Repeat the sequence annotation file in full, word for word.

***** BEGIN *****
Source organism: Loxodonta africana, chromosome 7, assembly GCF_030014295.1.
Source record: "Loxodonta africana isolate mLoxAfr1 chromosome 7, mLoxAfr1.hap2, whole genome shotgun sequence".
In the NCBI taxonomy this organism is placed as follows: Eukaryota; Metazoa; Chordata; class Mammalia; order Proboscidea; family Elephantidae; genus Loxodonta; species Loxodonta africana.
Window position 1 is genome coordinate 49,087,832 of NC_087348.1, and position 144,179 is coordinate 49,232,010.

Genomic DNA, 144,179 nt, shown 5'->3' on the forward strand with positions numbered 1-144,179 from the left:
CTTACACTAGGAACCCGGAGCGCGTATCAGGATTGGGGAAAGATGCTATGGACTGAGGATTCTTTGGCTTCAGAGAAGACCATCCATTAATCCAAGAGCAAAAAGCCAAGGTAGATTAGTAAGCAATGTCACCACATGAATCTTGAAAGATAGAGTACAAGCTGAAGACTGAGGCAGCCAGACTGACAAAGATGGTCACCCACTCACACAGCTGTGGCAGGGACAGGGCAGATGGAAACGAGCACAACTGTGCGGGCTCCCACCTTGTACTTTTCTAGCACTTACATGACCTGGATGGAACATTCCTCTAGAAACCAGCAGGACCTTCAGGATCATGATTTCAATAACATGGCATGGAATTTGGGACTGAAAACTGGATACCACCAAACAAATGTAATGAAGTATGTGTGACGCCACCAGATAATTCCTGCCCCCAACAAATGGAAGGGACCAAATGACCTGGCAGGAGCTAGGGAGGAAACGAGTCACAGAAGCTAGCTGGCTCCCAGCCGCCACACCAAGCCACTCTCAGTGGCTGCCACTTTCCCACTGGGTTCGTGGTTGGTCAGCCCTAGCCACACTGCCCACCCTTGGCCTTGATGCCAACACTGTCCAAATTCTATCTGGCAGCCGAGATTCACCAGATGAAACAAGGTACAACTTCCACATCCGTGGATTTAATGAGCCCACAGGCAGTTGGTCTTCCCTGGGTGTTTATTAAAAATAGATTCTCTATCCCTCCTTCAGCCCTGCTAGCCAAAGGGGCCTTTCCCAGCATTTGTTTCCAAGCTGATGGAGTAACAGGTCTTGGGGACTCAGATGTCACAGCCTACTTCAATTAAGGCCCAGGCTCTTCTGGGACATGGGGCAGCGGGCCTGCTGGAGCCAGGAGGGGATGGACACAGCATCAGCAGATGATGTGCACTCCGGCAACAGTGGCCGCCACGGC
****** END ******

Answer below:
Source organism: Loxodonta africana, chromosome 7, assembly GCF_030014295.1.
Source record: "Loxodonta africana isolate mLoxAfr1 chromosome 7, mLoxAfr1.hap2, whole genome shotgun sequence".
In the NCBI taxonomy this organism is placed as follows: Eukaryota; Metazoa; Chordata; class Mammalia; order Proboscidea; family Elephantidae; genus Loxodonta; species Loxodonta africana.
Window position 1 is genome coordinate 49,087,832 of NC_087348.1, and position 144,179 is coordinate 49,232,010.

Genomic DNA, 144,179 nt, shown 5'->3' on the forward strand with positions numbered 1-144,179 from the left:
CTTACACTAGGAACCCGGAGCGCGTATCAGGATTGGGGAAAGATGCTATGGACTGAGGATTCTTTGGCTTCAGAGAAGACCATCCATTAATCCAAGAGCAAAAAGCCAAGGTAGATTAGTAAGCAATGTCACCACATGAATCTTGAAAGATAGAGTACAAGCTGAAGACTGAGGCAGCCAGACTGACAAAGATGGTCACCCACTCACACAGCTGTGGCAGGGACAGGGCAGATGGAAACGAGCACAACTGTGCGGGCTCCCACCTTGTACTTTTCTAGCACTTACATGACCTGGATGGAACATTCCTCTAGAAACCAGCAGGACCTTCAGGATCATGATTTCAATAACATGGCATGGAATTTGGGACTGAAAACTGGATACCACCAAACAAATGTAATGAAGTATGTGTGACGCCACCAGATAATTCCTGCCCCCAACAAATGGAAGGGACCAAATGACCTGGCAGGAGCTAGGGAGGAAACGAGTCACAGAAGCTAGCTGGCTCCCAGCCGCCACACCAAGCCACTCTCAGTGGCTGCCACTTTCCCACTGGGTTCGTGGTTGGTCAGCCCTAGCCACACTGCCCACCCTTGGCCTTGATGCCAACACTGTCCAAATTCTATCTGGCAGCCGAGATTCACCAGATGAAACAAGGTACAACTTCCACATCCGTGGATTTAATGAGCCCACAGGCAGTTGGTCTTCCCTGGGTGTTTATTAAAAATAGATTCTCTATCCCTCCTTCAGCCCTGCTAGCCAAAGGGGCCTTTCCCAGCATTTGTTTCCAAGCTGATGGAGTAACAGGTCTTGGGGACTCAGATGTCACAGCCTACTTCAATTAAGGCCCAGGCTCTTCTGGGACATGGGGCAGCGGGCCTGCTGGAGCCAGGAGGGGATGGACACAGCATCAGCAGATGATGTGCACTCCGGCAACAGTGGCCGCCACGGC